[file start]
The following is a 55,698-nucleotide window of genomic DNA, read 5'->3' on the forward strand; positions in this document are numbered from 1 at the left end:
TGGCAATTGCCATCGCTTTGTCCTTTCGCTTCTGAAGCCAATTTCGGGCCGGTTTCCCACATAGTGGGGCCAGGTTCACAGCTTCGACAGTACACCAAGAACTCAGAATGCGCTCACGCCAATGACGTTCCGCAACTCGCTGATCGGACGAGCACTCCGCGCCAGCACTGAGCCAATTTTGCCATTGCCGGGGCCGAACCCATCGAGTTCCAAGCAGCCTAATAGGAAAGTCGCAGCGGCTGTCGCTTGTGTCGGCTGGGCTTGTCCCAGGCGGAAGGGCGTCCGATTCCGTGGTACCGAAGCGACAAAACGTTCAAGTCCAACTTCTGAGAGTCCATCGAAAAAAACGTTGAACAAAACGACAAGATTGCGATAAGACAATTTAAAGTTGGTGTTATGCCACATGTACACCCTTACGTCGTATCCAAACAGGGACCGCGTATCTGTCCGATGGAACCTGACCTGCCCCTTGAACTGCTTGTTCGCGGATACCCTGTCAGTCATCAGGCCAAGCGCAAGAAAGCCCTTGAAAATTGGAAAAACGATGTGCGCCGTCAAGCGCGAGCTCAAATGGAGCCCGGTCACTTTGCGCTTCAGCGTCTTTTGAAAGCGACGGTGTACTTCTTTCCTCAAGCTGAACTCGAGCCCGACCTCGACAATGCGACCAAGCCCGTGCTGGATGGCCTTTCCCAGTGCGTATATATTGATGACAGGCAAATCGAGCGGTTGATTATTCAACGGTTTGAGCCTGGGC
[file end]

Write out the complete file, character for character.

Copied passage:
The following is a 55,698-nucleotide window of genomic DNA, read 5'->3' on the forward strand; positions in this document are numbered from 1 at the left end:
TGGCAATTGCCATCGCTTTGTCCTTTCGCTTCTGAAGCCAATTTCGGGCCGGTTTCCCACATAGTGGGGCCAGGTTCACAGCTTCGACAGTACACCAAGAACTCAGAATGCGCTCACGCCAATGACGTTCCGCAACTCGCTGATCGGACGAGCACTCCGCGCCAGCACTGAGCCAATTTTGCCATTGCCGGGGCCGAACCCATCGAGTTCCAAGCAGCCTAATAGGAAAGTCGCAGCGGCTGTCGCTTGTGTCGGCTGGGCTTGTCCCAGGCGGAAGGGCGTCCGATTCCGTGGTACCGAAGCGACAAAACGTTCAAGTCCAACTTCTGAGAGTCCATCGAAAAAAACGTTGAACAAAACGACAAGATTGCGATAAGACAATTTAAAGTTGGTGTTATGCCACATGTACACCCTTACGTCGTATCCAAACAGGGACCGCGTATCTGTCCGATGGAACCTGACCTGCCCCTTGAACTGCTTGTTCGCGGATACCCTGTCAGTCATCAGGCCAAGCGCAAGAAAGCCCTTGAAAATTGGAAAAACGATGTGCGCCGTCAAGCGCGAGCTCAAATGGAGCCCGGTCACTTTGCGCTTCAGCGTCTTTTGAAAGCGACGGTGTACTTCTTTCCTCAAGCTGAACTCGAGCCCGACCTCGACAATGCGACCAAGCCCGTGCTGGATGGCCTTTCCCAGTGCGTATATATTGATGACAGGCAAATCGAGCGGTTGATTATTCAACGGTTTGAGCCTGGGC